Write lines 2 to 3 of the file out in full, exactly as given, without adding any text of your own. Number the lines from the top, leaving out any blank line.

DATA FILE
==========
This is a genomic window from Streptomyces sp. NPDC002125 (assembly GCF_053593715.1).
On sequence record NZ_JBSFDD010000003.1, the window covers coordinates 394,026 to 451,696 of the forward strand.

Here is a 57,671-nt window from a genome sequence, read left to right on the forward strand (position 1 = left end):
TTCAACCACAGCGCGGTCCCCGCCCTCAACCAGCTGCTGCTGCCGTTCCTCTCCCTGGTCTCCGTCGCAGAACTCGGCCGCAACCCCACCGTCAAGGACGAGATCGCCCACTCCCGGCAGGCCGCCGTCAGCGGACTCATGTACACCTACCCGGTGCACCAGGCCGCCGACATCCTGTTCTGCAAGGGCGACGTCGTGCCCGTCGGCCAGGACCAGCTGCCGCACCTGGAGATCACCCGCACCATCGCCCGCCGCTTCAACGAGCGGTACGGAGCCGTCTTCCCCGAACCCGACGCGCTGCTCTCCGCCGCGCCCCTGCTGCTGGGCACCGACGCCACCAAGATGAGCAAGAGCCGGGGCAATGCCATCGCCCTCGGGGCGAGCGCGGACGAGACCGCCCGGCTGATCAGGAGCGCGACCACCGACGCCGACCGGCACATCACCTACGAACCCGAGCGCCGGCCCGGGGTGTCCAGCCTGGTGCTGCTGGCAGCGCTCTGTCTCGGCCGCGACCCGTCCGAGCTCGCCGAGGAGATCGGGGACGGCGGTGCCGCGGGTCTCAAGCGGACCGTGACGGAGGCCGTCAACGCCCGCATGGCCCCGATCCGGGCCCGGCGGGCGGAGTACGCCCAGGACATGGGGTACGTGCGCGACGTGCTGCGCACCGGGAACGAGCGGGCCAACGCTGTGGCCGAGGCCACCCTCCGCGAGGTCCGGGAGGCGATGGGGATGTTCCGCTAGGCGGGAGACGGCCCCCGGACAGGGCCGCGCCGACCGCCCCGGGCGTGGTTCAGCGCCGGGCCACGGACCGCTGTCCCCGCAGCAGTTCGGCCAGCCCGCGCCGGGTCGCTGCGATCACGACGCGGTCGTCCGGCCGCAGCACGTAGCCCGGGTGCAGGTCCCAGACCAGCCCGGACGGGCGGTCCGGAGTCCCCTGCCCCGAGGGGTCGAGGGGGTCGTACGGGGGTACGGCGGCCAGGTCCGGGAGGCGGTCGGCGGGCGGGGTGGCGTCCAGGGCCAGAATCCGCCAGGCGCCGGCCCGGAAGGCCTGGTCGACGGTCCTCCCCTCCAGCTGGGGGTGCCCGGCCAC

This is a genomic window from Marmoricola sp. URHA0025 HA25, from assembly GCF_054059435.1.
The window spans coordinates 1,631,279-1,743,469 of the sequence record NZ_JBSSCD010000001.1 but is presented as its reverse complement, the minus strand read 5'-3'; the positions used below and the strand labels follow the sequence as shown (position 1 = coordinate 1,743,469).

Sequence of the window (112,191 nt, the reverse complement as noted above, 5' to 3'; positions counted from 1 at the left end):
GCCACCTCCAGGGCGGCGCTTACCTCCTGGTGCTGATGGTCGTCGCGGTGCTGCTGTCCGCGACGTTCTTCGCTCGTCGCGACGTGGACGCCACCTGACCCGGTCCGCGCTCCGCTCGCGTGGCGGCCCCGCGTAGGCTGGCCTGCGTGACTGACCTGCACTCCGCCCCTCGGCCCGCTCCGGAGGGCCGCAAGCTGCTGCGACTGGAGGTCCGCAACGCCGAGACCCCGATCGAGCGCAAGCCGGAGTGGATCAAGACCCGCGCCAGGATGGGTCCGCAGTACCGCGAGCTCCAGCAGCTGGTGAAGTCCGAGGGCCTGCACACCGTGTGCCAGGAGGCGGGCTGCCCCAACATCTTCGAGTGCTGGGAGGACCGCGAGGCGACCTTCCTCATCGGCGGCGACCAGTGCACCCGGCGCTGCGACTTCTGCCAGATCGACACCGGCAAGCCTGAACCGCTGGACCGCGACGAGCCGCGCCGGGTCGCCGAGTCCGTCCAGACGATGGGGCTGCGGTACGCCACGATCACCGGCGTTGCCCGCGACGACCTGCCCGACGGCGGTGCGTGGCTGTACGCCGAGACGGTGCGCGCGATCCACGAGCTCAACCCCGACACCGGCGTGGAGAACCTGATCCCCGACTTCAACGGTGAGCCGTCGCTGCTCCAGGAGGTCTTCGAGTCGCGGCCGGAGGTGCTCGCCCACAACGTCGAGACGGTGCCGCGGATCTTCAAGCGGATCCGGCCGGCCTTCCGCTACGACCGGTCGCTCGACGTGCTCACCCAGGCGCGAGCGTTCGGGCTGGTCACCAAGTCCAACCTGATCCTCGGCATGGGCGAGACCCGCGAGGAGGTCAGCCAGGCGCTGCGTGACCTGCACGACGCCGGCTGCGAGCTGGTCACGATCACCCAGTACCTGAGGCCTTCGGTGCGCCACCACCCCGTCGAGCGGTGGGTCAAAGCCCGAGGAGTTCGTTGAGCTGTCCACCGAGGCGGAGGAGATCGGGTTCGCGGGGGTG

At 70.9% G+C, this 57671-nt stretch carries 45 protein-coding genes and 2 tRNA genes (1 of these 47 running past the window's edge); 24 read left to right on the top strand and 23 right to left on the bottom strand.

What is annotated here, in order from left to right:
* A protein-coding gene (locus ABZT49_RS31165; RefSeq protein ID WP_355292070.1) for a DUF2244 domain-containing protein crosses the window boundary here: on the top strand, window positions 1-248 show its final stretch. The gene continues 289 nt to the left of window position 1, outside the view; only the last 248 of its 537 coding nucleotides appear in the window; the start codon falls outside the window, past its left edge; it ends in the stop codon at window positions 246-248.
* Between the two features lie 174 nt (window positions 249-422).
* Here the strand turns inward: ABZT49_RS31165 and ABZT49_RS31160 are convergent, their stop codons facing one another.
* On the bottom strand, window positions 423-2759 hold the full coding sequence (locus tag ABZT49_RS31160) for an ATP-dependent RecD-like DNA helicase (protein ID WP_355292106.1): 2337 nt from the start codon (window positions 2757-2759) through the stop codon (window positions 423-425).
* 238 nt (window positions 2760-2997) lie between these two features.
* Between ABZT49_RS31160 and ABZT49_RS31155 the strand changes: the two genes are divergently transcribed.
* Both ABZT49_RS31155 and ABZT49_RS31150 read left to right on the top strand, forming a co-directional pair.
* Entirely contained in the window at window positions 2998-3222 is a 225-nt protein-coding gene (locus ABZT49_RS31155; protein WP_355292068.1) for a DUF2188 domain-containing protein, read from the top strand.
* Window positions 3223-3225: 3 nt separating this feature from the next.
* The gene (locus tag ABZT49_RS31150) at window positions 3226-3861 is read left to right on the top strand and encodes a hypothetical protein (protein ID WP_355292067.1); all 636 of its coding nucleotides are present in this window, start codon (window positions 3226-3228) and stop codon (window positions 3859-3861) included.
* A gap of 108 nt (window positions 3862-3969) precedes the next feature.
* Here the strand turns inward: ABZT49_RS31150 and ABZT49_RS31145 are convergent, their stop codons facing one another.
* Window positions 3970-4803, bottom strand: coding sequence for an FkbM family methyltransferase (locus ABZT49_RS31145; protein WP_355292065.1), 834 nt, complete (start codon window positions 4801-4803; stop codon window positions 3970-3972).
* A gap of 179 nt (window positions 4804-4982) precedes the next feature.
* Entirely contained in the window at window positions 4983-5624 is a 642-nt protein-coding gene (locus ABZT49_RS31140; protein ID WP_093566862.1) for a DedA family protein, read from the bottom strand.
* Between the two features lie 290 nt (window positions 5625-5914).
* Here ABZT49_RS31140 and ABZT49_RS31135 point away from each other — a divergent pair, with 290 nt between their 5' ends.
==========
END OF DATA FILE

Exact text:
On sequence record NZ_JBSFDD010000003.1, the window covers coordinates 394,026 to 451,696 of the forward strand.

Here is a 57,671-nt window from a genome sequence, read left to right on the forward strand (position 1 = left end):